As part of the performance test, MySuper products – default investment products chosen by employers— and Super Choice products – trustee-directed investment options chosen by members with consideration to individual circumstances – are measured against a pre-determined benchmark. Once the results are published, regulated super funds that failed the test are required to:

  • Notify current members before a specific deadline, advising them of their performance test outcome.
  • Identify the causes of underperformance and develop and implement a plan to rectify this underperformance.
  • Assess the potential implications of MySuper and trustee-directed products (if any) failing the test on the fund and the sustainability of business operations.
  • Develop a plan, if it becomes necessary in the best financial interests of members, to close the product, transfer members to another fund/product and/or exit the industry.

APRA also releases interactive heatmaps presenting the latest performance data across both MySuper and Super Choice products.

But what’s in it for the super funds? Super trustees charge a fee either as a dollar amount or percentage of a super balance to cover administrative and operational costs. Fees may also be charged to cover insurance packages. 

Non-core benefits of super

The role super funds play in providing insurance coverage is often overlooked. In fact, most funds offer life, total and permanent disability (TPD) and income protection. ASIC’s MoneySmart website notes that most super funds automatically provide life cover and TPD insurance, with some offering default income protection insurance.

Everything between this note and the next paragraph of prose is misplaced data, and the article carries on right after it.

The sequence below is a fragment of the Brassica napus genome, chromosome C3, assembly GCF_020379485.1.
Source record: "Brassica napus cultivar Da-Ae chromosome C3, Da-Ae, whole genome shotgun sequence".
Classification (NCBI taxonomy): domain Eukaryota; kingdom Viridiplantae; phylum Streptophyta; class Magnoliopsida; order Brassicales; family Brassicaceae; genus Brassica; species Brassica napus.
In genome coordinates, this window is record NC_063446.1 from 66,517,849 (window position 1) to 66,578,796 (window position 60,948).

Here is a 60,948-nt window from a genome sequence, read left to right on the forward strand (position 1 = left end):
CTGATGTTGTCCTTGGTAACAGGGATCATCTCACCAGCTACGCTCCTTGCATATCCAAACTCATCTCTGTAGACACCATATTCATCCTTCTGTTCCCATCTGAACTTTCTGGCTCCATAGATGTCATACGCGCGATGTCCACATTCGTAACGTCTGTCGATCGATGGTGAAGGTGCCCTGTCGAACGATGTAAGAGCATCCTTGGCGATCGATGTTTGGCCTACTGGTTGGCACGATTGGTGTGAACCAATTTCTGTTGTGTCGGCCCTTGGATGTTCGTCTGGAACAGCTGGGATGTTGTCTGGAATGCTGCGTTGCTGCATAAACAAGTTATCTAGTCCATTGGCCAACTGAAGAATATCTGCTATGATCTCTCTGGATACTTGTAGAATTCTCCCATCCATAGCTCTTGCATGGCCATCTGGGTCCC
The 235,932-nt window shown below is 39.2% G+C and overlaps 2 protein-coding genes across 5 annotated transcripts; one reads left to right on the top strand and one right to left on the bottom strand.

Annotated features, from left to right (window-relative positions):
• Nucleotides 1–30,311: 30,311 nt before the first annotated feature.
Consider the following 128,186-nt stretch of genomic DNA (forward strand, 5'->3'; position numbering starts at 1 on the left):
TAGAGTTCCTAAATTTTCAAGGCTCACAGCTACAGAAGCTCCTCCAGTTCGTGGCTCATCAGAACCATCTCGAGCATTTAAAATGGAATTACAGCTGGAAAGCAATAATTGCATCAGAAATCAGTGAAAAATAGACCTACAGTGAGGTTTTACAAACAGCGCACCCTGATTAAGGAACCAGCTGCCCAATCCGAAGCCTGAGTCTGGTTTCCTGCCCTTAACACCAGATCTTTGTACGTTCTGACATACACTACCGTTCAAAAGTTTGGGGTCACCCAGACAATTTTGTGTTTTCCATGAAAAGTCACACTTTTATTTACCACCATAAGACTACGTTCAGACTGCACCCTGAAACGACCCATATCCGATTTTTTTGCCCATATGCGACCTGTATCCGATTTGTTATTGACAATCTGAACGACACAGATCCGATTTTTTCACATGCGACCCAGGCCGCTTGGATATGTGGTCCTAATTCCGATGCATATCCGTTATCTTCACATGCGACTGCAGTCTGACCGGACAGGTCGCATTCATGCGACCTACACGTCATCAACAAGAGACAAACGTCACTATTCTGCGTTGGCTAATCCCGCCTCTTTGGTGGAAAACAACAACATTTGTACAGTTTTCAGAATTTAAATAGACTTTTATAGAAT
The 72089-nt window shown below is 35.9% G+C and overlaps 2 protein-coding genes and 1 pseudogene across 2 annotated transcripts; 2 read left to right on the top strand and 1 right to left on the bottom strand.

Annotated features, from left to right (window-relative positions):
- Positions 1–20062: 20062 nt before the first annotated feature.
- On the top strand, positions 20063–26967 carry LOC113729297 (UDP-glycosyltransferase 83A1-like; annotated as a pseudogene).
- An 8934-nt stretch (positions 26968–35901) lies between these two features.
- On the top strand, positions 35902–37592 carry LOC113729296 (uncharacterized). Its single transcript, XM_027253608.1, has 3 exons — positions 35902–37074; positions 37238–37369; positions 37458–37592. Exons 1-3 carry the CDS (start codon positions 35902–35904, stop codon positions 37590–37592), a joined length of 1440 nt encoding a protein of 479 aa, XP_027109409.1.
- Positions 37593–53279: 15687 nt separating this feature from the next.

In addition to building wealth and extending insurance coverage, Australia’s super system provides members with indirect benefits via tax incentives. Income generated through super is subject to a lower tax rate of 15 per cent (includes interest and dividends, less any tax deductions or credits), and Australians earning less than $37,000 are exempt from paying tax on their super.

Australians earning more than $250,000 per year are subject to a 30 per cent tax, however, this cohort is subject to a 45 per cent tax rate on other earnings in addition to a lump sum of $51,667 for the 2023–24 financial year. 

Meanwhile, the tax treatment of super withdrawals varies depending on whether a member chooses to be paid via an upper income stream or a lump sum. 

Payments via an income stream – incremental payments over the course of the retirement phase – are tax-free for members aged over 60 but may be subject to tax for those under the age of 60.

Lump sum withdrawals are also tax-free for members aged over 60, provided funds are withdrawn from a taxed super fund. Member earnings withdrawn from an untaxed super fund (public sector fund) may be subject to tax. For withdrawals from members under the age of 60, no tax is applied for the ‘low-rate cap’, which currently sits at $235,000. However, withdrawals exceeding the cap incur the lower of a tax rate of 17 per cent or the member’s marginal tax rate, whichever is lower.

The broad-ranging core and non-core benefits of Australia’s super system underpin the success of the regime over its 30-year history. But to maximise these benefits, Australians need to be equipped with the tools to choose the right super fund for their circumstances.